Ebook | $42.00 Short | ISBN: 9780262296298 | 464 pp. | 7 x 9 in | 4 color illus., 130 b&w illus.| February 2011
About MIT Press Ebooks
This book breaks with the conventional model of perception that views vision as a mere inference to an objective reality on the basis of "inverse optics." The authors offer the alternative view that perception is an expressive and awareness-generating process. Perception creates semantic information in such a way as to enable the observer to deal efficaciously with the chaotic and meaningless structure present at the physical boundary between the body and its surroundings. Vision is intentional by its very nature; visual qualities are essential and real, providing an aesthetic and meaningful interface to the structures of physics and the state of the brain. This view brings perception firmly in line with ethology and modern evolutionary biology and suggests new approaches in all disciplines that study, or require an understanding of, the ontology of mind.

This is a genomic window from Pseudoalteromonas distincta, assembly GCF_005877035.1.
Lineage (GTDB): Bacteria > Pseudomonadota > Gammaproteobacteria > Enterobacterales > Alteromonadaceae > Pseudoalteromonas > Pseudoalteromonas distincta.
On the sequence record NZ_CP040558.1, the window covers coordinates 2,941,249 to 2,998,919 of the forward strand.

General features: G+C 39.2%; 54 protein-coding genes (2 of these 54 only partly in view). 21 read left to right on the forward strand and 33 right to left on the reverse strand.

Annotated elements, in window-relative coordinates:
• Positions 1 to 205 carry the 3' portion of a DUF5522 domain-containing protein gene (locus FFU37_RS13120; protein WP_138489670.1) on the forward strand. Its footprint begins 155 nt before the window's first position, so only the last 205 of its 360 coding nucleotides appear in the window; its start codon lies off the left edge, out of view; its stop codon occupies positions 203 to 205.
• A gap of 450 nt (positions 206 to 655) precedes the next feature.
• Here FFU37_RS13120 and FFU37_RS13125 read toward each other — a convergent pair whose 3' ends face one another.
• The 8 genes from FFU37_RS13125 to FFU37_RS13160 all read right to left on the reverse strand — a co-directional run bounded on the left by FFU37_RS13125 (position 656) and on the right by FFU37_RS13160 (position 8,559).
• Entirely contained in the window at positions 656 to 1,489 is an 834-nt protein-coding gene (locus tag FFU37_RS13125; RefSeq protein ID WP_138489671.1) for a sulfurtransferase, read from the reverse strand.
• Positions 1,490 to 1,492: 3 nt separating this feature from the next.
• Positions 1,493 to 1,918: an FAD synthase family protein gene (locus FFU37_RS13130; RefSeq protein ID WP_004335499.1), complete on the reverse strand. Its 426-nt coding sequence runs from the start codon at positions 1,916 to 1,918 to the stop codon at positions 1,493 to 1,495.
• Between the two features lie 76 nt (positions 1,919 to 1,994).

The book is the joint effort of a multidisciplinary group of authors. Topics covered include the relationships among stimuli, neuronal processes, and visual awareness. After considering the mind-dependent growing of information, the book treats time and dynamics; color, shape, and space; language and perception; perception, art, and design.
About the Editors
Liliana Albertazzi is Associate Professor in the Faculty of Cognitive Science at Trento University, Italy.
Gert J. van Tonder is Professor of Vision Research and Adjunct Professor at the Laboratory of Visual Psychology, Department of Architecture and Design, at Kyoto Institute of Technology.
Dhanraj Vishwanath is RCUK (Research Councils UK) Academic Fellow in the School of Psychology at the University of St. Andrews, Scotland.
"A truly novel contribution to the problem of perception and vision.... This excellent and demanding book opens up the door to a deeply informed attitude in cognitive science ... By putting together such a rich collection of chapters, the editors have contributed to the renaissance of the autonomy and dignity of cognitive science."—Minds & Machines